How We Got Here
 

You'd be hard-pressed to find something as polarizing in the "craft beer community" (trust me, I cringed at myself just typing that phrase) as the presence of pumpkin beer.

Some purists, die-hards, people who want unique, weird, out-there ideas tend to think that the pumpkin beer concept is just too predictable and boring.

There are a multitude of reasons for this. Some purists, die-hards, people who want unique, weird, out-there ideas tend to think that the pumpkin beer concept is just too predictable and boring. Maybe too safe and approachable; there are people who want to be challenged by beer and experience flavors unlike any they've had before.

That "safe" aspect is another source of controversy: some people who are devotees of the craft beer scene view it as an exclusive club, and that things like pumpkin beers allow people who are not part of it to invade, that their beloved craft breweries are deigning to service those who are outside of the craft beer world.

Some people don't like them because, well, they don't like pumpkin.

some people who are devotees of the craft beer scene view it as an exclusive club, and that things like pumpkin beers allow people who are not part of it to invade

But for those that do like them, pumpkin beers are something to savor while they last, something to enjoy during the crisp fall months, a delicious culinary symbol of the changing seasons, embodying everything good and comforting about Autumn. Something to look forward to, something to let you anticipate Autumn all year.

And that's how we got where we are: with pumpkin ales having been on the shelf since the beginning of this month.

 
Summer Is the New Fall
 

No longer does one have to wait, anticipating the changing of the leaves and the cool breeze of the Fall. No, now you can head to the supermarket in the midst of a devastating, stifling heat wave and snag yourself a big ol' Pumking from Southern Tier.

Once you've celebrated Halloween ... and enjoyed the slow, steady descent into the cool weather ... are you really reaching for something pumpkin flavored?

There are many reasons for breweries putting out pumpkin beer so early. First of all, they're wildly popular, but wildly popular during a very specific time of year. Once you've celebrated Halloween, paired Dogfish Punkin Ale (side note #1: Punkin was the first beer Dogfish brewed) with your Thanksgiving dinner, and enjoyed the slow, steady descent into the cool weather and hit the freezing temperatures of winter, are you really reaching for something pumpkin flavored?

It's kind of like eating a candy cane in late January. Sure, you'll have it because it's there. But it's not special, it doesn't have the same effect. So breweries need to cash in before the tide turns and people don't want them anymore.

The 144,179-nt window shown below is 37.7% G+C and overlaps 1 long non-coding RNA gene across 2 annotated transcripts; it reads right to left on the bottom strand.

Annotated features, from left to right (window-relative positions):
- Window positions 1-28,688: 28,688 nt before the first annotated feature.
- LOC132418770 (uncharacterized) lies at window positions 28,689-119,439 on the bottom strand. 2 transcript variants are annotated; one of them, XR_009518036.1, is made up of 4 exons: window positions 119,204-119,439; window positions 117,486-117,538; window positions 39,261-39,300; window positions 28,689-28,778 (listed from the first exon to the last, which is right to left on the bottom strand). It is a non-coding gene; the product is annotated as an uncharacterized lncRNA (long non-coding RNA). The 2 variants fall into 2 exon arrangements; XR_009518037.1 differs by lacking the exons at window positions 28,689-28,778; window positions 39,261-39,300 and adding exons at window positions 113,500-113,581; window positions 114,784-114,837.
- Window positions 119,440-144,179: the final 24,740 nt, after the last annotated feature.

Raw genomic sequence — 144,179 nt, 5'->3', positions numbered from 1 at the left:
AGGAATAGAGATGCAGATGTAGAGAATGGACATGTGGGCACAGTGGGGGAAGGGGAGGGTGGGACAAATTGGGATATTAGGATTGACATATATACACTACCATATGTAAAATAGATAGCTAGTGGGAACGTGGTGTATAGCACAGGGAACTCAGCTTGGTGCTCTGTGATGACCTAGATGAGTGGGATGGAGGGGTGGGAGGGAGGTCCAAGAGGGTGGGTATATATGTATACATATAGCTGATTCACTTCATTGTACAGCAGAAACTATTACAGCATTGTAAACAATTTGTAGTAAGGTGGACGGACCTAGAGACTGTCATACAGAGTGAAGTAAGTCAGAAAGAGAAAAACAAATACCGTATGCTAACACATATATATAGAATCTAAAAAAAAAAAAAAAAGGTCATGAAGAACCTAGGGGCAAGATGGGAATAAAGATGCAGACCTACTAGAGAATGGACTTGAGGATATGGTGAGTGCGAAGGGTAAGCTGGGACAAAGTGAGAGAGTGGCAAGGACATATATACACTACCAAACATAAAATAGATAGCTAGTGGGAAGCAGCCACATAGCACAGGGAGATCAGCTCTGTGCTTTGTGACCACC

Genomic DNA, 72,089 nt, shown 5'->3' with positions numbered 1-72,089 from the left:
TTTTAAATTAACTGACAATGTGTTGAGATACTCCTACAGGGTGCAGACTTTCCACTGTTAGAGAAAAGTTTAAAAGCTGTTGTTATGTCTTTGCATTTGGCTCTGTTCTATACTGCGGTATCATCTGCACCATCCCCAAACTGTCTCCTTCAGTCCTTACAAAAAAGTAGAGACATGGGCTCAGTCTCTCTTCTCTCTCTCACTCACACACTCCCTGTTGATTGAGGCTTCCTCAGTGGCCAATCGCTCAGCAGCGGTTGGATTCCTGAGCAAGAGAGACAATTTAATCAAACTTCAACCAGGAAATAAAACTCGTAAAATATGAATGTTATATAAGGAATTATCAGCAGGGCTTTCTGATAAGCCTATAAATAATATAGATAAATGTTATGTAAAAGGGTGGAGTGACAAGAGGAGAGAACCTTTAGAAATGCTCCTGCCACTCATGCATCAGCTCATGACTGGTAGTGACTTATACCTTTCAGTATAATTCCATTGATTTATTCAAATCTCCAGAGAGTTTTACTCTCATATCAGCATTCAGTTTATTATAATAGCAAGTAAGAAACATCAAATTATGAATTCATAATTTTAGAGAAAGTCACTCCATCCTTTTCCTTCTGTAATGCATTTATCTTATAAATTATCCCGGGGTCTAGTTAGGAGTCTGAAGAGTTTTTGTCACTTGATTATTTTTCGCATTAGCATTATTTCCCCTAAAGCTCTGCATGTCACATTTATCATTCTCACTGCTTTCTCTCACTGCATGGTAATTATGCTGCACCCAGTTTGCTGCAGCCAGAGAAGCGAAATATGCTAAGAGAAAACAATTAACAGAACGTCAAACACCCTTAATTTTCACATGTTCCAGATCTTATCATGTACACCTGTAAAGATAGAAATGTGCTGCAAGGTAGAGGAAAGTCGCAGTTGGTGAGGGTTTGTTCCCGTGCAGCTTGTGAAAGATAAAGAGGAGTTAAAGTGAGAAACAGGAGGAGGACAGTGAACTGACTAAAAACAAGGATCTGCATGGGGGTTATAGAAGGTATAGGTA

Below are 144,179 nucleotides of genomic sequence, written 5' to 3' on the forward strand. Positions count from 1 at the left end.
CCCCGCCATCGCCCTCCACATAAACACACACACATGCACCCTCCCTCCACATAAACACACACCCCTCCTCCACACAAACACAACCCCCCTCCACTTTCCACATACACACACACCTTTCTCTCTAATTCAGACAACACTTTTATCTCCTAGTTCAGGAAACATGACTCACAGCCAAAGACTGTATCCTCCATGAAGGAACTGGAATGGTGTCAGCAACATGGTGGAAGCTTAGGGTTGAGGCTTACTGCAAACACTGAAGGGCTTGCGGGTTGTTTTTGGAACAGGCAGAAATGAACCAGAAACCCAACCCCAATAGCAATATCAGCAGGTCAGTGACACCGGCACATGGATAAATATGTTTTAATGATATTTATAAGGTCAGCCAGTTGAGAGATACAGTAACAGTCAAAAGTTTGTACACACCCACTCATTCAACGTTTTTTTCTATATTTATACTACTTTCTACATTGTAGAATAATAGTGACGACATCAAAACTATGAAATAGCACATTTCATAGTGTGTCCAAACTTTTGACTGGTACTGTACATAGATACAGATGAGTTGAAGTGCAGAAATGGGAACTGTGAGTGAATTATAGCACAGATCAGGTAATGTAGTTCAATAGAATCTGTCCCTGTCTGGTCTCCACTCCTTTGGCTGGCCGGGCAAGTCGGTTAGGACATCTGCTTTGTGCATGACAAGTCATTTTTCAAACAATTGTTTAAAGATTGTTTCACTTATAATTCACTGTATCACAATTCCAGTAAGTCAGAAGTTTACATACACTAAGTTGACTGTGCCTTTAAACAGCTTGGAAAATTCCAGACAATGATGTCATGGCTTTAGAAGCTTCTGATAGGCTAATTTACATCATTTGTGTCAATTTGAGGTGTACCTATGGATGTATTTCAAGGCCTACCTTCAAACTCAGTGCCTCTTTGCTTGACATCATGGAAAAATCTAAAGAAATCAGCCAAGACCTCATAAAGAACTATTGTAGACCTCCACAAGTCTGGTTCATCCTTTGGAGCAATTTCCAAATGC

Secondly, brewing is a business. If they can beat their fellow brewers to the punch and be the one that first catches your eye and makes you think "Oh man! It's pumpkin beer season, I haven't had one of those since last fall!" it might just result in a sale.

Is there anything less appetizing than the thought of something dense and heavy when you desperately need refreshment?

Of course, that also leads to a race to be the absolute first, and in my case, a reminder of the thick, spiced feel of a pumpkin beer being brought to mind while I was sweating through every article of clothing and really, is there anything less appetizing than the thought of something dense and heavy when you desperately need refreshment?

So, despite widely-reported panic and controversy over the availability of pumpkin for the seasonal beers (which turned out to be false (side note #2: many of the pumpkin beers you see are brewed with extract instead of actual pumpkin pulp anyway (yeah, I just double-parenthesized, and now it's tripled. What are you gonna do about it?)), you can not only find pumpkin beer this year, but you can already get pumpkin beer.

 
Pumpkin Beer=Fall. Period.
 

Personally, I have no qualms about pumpkin beer and actually enjoy one from time to time. The problem I have is that the enjoyment is directly relative to the fact that it symbolizes the beginning of Autumn, as important to me as the actual taste. So, I have absolutely no use for pumpkin beers before, say, mid-September. I'm okay with coinciding pumpkin beer season with the first NFL game of the season. That seems fair to me. Let's pass a law.

What do you think? Is this absurdly early? Is pumpkin beer disgusting? Is it always a good time for a pumpkin-spiced goblet of goodness?


 

If you love craft beer, be sure to join us for the Hudson River Craft Beer Festival at Riverfront Park in Beacon on Sept. 17.